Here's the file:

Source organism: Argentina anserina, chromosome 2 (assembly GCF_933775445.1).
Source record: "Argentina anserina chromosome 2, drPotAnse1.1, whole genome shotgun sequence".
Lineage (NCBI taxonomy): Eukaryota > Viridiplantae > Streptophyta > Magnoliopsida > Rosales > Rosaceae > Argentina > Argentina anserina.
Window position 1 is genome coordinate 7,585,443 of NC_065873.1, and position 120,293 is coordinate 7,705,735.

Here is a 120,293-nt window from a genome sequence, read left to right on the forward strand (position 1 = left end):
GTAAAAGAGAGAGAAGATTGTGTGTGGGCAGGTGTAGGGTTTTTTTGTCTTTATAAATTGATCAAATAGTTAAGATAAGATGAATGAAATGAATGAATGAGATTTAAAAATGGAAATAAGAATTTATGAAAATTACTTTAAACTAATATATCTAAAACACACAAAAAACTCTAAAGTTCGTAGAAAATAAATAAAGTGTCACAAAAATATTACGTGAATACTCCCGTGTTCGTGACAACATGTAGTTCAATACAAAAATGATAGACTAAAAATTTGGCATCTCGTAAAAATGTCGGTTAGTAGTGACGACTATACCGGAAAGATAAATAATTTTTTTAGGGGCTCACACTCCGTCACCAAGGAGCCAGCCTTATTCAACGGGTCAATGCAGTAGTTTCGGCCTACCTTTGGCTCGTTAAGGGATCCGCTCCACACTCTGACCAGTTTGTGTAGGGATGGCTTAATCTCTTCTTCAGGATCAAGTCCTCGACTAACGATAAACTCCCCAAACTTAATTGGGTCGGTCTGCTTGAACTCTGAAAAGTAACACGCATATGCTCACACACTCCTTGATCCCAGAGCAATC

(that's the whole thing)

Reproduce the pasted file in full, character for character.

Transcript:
Source organism: Argentina anserina, chromosome 2 (assembly GCF_933775445.1).
Source record: "Argentina anserina chromosome 2, drPotAnse1.1, whole genome shotgun sequence".
Lineage (NCBI taxonomy): Eukaryota > Viridiplantae > Streptophyta > Magnoliopsida > Rosales > Rosaceae > Argentina > Argentina anserina.
Window position 1 is genome coordinate 7,585,443 of NC_065873.1, and position 120,293 is coordinate 7,705,735.

Here is a 120,293-nt window from a genome sequence, read left to right on the forward strand (position 1 = left end):
GTAAAAGAGAGAGAAGATTGTGTGTGGGCAGGTGTAGGGTTTTTTTGTCTTTATAAATTGATCAAATAGTTAAGATAAGATGAATGAAATGAATGAATGAGATTTAAAAATGGAAATAAGAATTTATGAAAATTACTTTAAACTAATATATCTAAAACACACAAAAAACTCTAAAGTTCGTAGAAAATAAATAAAGTGTCACAAAAATATTACGTGAATACTCCCGTGTTCGTGACAACATGTAGTTCAATACAAAAATGATAGACTAAAAATTTGGCATCTCGTAAAAATGTCGGTTAGTAGTGACGACTATACCGGAAAGATAAATAATTTTTTTAGGGGCTCACACTCCGTCACCAAGGAGCCAGCCTTATTCAACGGGTCAATGCAGTAGTTTCGGCCTACCTTTGGCTCGTTAAGGGATCCGCTCCACACTCTGACCAGTTTGTGTAGGGATGGCTTAATCTCTTCTTCAGGATCAAGTCCTCGACTAACGATAAACTCCCCAAACTTAATTGGGTCGGTCTGCTTGAACTCTGAAAAGTAACACGCATATGCTCACACACTCCTTGATCCCAGAGCAATC